Persons Testifying (Law & Justice): PRO: Linda Thompson, Executive Director, Greater Spokane Substance Abuse Council; Joan Davis, Volunteer, Mothers Against Drunk Driving; Dale Panattoni, Network Supervisor, Yakima Valley Memorial Hospital; Jeff Bartlett, citizen; Matthew Barlett, citizen; Shelly Baldwin, Legislative Liaison, Washington Traffic Safety Commission; James McMahan, Policy Director, Washington Association of Sheriffs and Police Chiefs; Rich Weyrich, Prosecuting Attorney, Skagit County Prosecutor's Office; Mark Lindquist, Prosecuting Attorney, Pierce County Prosecutor's Office; Kathy Kester, citizen; and Lana Weinmann, Chief Prosecutor, Attorney General's Office.
Persons Signed In To Testify But Not Testifying (Law & Justice): No one.
Staff Summary of Public Testimony (Ways & Means): PRO: Washington is one of the only few states that waits until the 5th DUI to make this a felony. Fifty percent of all traffic deaths are related to impaired driving. Drivers with prior DUIs are 65 percent more likely to be involved in a fatal crash than similar drivers who have not had a DUI. The National Highway Traffic Safety Administration estimates that each traffic death costs an estimated $10 million in economic societal impacts. This means that Washington has incurred over $10 billion in economic and societal costs in the last five years. We understand it is more expensive but we also know that drunk drivers are more likely to injure or kill others. Although this would be more work and more costly to county courts because of the shift of time and effort to county courts, it is the right thing to do.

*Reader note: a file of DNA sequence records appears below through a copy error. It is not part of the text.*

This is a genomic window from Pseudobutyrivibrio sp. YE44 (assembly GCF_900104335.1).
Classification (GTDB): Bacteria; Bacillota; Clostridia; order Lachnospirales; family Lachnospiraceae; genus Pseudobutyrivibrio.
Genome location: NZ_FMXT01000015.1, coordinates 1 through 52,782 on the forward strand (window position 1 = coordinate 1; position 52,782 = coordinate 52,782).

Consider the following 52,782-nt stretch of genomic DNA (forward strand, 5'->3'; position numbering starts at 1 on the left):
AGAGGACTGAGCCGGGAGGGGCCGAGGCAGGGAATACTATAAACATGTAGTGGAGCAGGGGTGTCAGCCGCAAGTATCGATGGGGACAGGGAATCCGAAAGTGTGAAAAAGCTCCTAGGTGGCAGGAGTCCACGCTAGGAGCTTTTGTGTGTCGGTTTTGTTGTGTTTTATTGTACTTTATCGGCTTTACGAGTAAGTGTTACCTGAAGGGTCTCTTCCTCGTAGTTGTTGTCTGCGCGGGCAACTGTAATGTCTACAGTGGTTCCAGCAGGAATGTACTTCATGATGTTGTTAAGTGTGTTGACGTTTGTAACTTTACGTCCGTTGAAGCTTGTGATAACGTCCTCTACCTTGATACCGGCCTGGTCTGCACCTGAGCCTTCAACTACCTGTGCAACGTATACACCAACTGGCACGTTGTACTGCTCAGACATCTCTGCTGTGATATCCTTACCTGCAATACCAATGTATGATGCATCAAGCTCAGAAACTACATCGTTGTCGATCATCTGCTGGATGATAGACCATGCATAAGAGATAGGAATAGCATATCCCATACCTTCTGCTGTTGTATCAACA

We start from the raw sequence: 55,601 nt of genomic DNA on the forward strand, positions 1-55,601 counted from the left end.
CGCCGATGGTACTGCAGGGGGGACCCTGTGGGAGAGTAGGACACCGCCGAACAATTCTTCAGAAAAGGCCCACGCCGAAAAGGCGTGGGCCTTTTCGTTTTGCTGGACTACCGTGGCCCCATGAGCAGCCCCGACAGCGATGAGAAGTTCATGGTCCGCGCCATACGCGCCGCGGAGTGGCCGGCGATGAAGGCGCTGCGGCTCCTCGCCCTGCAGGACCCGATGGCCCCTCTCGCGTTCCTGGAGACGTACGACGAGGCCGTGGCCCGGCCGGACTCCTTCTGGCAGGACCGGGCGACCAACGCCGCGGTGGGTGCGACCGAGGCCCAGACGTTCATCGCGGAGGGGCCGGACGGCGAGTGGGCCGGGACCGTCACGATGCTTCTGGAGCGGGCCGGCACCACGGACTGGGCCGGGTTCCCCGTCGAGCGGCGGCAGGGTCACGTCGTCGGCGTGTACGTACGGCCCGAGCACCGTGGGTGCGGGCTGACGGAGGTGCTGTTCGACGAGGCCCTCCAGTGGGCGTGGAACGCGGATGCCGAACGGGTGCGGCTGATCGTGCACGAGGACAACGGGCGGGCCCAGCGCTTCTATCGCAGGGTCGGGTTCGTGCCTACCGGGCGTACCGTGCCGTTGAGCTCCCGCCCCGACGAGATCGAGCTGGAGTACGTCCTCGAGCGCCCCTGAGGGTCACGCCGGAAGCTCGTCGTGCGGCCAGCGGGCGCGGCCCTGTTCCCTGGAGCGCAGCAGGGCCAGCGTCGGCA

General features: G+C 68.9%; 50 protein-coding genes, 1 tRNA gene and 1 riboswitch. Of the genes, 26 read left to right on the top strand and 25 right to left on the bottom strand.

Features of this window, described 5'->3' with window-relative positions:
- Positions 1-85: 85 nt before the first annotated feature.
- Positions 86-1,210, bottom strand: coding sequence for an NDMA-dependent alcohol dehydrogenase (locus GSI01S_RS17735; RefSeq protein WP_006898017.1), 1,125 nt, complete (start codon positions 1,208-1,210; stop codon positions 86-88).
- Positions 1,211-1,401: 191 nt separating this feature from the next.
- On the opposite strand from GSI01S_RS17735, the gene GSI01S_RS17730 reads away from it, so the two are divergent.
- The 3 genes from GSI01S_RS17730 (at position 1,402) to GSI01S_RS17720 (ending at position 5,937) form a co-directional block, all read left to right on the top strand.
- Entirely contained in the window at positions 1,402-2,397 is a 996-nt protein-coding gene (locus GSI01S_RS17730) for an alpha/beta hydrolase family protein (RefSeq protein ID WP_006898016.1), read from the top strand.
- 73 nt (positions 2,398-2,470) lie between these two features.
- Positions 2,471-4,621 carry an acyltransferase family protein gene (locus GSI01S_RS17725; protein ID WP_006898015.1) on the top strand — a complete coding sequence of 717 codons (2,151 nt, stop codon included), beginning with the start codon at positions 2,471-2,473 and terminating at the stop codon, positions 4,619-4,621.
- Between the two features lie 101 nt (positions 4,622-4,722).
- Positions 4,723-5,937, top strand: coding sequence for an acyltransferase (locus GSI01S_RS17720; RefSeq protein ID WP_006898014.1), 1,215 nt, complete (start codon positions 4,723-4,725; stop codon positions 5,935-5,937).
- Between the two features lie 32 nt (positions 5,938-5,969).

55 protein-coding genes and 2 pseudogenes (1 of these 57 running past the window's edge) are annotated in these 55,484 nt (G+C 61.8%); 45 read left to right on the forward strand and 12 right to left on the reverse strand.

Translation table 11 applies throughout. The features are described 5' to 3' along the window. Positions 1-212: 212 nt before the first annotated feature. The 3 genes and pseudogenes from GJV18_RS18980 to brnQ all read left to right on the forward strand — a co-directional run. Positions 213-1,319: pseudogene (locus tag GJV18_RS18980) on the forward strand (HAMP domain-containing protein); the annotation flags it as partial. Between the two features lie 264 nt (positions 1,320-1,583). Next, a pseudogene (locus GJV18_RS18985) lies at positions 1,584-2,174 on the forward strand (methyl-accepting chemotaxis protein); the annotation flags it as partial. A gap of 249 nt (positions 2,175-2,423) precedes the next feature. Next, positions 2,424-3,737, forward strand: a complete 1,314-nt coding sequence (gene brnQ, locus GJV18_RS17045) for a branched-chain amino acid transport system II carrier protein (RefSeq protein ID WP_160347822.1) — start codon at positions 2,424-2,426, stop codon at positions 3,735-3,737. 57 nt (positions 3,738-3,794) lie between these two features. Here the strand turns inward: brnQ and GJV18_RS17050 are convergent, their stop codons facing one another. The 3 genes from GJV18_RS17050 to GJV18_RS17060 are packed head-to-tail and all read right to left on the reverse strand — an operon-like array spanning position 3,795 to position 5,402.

Persons Testifying (Ways & Means): PRO: Senator Mike Padden, Prime Sponsor; Tom McBride, WA Assn. of Pros Attys; James McMahan, WA Assoc. Sheriffs & Police Chiefs. OTHER: Shelly Baldwin, Traffic Safety Commission.
Persons Signed In To Testify But Not Testifying (Ways & Means): No one.